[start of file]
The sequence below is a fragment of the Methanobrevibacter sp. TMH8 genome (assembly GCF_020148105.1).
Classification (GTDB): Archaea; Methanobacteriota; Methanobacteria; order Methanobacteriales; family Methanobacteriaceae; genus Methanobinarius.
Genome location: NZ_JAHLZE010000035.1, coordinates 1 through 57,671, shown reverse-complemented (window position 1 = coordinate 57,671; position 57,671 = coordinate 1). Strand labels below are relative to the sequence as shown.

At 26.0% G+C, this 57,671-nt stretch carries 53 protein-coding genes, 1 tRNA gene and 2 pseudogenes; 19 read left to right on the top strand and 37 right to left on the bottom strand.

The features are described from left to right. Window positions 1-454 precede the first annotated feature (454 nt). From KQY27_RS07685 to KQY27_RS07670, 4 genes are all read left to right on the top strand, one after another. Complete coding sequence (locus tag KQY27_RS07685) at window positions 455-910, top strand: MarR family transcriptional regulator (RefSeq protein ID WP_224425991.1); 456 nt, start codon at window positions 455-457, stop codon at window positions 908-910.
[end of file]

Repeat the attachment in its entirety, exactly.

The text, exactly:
The sequence below is a fragment of the Methanobrevibacter sp. TMH8 genome (assembly GCF_020148105.1).
Classification (GTDB): Archaea; Methanobacteriota; Methanobacteria; order Methanobacteriales; family Methanobacteriaceae; genus Methanobinarius.
Genome location: NZ_JAHLZE010000035.1, coordinates 1 through 57,671, shown reverse-complemented (window position 1 = coordinate 57,671; position 57,671 = coordinate 1). Strand labels below are relative to the sequence as shown.

At 26.0% G+C, this 57,671-nt stretch carries 53 protein-coding genes, 1 tRNA gene and 2 pseudogenes; 19 read left to right on the top strand and 37 right to left on the bottom strand.

The features are described from left to right. Window positions 1-454 precede the first annotated feature (454 nt). From KQY27_RS07685 to KQY27_RS07670, 4 genes are all read left to right on the top strand, one after another. Complete coding sequence (locus tag KQY27_RS07685) at window positions 455-910, top strand: MarR family transcriptional regulator (RefSeq protein ID WP_224425991.1); 456 nt, start codon at window positions 455-457, stop codon at window positions 908-910.